Stage Mothers: Women Work and the Theater, 1660-1830

The Perceptions of Pregnancy blog, like the Researchers’ Network, aims to reach beyond boundaries and borders, and to facilitate an international and interdisciplinary conversation on pregnancy and its associated bodily and emotional experiences from the medieval to the modern. Today’s post from Chelsea Phillips reviews a new edited collection on women in the theatre.

Stage Mothers: Women Work and the Theater, 1660-1830. Edited by Laura Engel and Elaine M. McGirr. Bucknell University Press (Rowman and Littlefield), 2014.

This collection offers a broad range of approaches to the intersections of maternity and theatre that will appeal to scholars of the eighteenth century and beyond. For our members, the detailed unpicking of familiar narratives (literary or in the form of conduct and advice manuals), from the realities of working mothers, will be of greatest interest.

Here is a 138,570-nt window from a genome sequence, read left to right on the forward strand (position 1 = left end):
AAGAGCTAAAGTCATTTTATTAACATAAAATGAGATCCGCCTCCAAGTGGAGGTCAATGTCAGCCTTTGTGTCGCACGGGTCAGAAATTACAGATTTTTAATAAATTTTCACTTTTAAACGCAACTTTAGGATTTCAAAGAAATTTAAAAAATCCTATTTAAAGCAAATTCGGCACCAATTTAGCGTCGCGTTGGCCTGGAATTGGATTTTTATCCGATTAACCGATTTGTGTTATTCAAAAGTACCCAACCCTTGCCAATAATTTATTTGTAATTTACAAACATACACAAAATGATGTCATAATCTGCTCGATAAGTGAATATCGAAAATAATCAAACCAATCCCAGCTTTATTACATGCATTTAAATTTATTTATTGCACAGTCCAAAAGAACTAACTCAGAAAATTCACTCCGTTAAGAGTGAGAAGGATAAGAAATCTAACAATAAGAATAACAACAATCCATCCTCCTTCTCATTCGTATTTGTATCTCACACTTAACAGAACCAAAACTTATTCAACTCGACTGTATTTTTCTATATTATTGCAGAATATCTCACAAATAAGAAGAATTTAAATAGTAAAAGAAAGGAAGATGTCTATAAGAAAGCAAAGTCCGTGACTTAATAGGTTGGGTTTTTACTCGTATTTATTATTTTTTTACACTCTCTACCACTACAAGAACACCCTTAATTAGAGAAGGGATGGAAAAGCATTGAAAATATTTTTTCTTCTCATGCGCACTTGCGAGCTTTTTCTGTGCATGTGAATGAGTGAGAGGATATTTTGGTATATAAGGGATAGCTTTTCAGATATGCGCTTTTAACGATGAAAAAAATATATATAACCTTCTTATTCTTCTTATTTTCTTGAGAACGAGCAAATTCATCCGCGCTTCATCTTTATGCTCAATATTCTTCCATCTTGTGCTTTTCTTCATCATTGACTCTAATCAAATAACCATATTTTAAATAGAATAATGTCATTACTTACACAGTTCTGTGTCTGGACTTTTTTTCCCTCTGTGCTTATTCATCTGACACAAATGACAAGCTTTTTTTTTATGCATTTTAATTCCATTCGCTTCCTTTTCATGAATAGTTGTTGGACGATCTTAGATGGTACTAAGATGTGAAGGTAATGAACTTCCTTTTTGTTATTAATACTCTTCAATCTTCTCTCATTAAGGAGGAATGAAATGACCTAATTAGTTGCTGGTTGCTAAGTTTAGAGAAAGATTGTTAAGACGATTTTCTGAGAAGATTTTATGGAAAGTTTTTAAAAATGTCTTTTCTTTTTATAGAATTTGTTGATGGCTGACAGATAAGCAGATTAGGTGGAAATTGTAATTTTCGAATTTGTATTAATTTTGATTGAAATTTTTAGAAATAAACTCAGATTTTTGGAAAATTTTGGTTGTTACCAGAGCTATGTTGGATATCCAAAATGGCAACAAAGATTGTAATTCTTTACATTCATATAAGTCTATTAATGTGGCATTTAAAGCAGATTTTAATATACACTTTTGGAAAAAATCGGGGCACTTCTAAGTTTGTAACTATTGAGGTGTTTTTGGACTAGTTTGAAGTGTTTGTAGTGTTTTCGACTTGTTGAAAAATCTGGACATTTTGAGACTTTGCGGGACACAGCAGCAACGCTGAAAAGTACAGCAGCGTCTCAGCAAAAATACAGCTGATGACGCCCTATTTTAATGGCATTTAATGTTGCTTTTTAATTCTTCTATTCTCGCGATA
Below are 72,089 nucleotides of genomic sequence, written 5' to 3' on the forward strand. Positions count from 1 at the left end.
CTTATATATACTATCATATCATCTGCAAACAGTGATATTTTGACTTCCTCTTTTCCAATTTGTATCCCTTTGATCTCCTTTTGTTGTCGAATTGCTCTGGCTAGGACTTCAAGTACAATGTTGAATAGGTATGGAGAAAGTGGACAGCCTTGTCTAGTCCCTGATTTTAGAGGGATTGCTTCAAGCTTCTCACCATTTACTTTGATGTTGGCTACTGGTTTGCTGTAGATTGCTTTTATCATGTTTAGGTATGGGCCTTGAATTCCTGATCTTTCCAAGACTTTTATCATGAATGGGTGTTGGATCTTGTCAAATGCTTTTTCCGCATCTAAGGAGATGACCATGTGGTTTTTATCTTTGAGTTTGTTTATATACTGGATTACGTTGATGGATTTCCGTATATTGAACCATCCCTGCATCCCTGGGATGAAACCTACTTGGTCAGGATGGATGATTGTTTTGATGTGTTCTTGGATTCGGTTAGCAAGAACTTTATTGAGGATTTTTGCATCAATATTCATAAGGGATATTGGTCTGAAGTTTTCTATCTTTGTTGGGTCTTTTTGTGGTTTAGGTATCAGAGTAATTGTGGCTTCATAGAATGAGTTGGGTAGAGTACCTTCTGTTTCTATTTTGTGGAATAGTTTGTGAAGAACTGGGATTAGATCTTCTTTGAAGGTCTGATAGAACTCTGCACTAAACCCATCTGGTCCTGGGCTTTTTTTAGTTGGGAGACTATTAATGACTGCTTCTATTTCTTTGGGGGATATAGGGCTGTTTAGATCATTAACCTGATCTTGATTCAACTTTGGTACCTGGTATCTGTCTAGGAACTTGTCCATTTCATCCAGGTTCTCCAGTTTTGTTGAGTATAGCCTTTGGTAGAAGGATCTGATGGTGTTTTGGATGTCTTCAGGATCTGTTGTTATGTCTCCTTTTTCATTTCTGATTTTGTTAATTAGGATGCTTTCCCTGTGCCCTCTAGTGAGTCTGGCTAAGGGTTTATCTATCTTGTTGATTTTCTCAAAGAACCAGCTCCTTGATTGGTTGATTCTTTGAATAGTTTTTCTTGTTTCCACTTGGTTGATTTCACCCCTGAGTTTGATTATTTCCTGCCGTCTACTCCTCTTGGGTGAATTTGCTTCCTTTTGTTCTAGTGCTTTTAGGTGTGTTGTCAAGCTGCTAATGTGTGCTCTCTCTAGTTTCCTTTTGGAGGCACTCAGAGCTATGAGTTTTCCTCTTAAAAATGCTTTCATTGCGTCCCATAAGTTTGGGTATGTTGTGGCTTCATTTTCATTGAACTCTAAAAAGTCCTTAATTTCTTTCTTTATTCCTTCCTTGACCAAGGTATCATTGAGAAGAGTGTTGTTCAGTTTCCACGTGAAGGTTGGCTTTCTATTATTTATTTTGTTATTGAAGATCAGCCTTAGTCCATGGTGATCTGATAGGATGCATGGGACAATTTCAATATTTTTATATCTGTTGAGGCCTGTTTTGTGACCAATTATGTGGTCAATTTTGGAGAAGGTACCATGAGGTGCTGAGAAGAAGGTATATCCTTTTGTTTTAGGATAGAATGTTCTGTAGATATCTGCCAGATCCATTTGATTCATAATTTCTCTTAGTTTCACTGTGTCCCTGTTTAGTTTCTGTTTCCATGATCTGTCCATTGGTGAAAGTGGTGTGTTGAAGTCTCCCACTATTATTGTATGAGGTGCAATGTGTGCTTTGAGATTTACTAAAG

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Sarah Siddons and the Performance of Pregnancy

The Perceptions of Pregnancy blog, like the Researchers’ Network, aims to reach beyond boundaries and borders, and to facilitate an international and interdisciplinary conversation on pregnancy and its associated bodily and emotional experiences from the medieval to the modern. Information on how to contribute is available here. Today’s post is contributed by Chelsea Phillips, a PhD candidate in Theatre at Ohio State University.

Sarah Siddons (1755-1831) was the leading actress of her day and specialized in playing tragic wives, mothers, and queens. She was also a mother to seven children and performed throughout each of her pregnancies, usually up to about a month before birth.

In 1785, Drury Lane theatre was facing a major dilemma: Siddons was pregnant and due in December, the middle of the season. With the theatre dependent on Siddons’ powerful and lucrative performances, the managers had to accommodate her needs as a pregnant woman while remaining financially solvent. Fortunately for Siddons and the theatre, it was common for women at the time to remain socially active until shortly before birth, meaning Siddons could perform throughout the fall.

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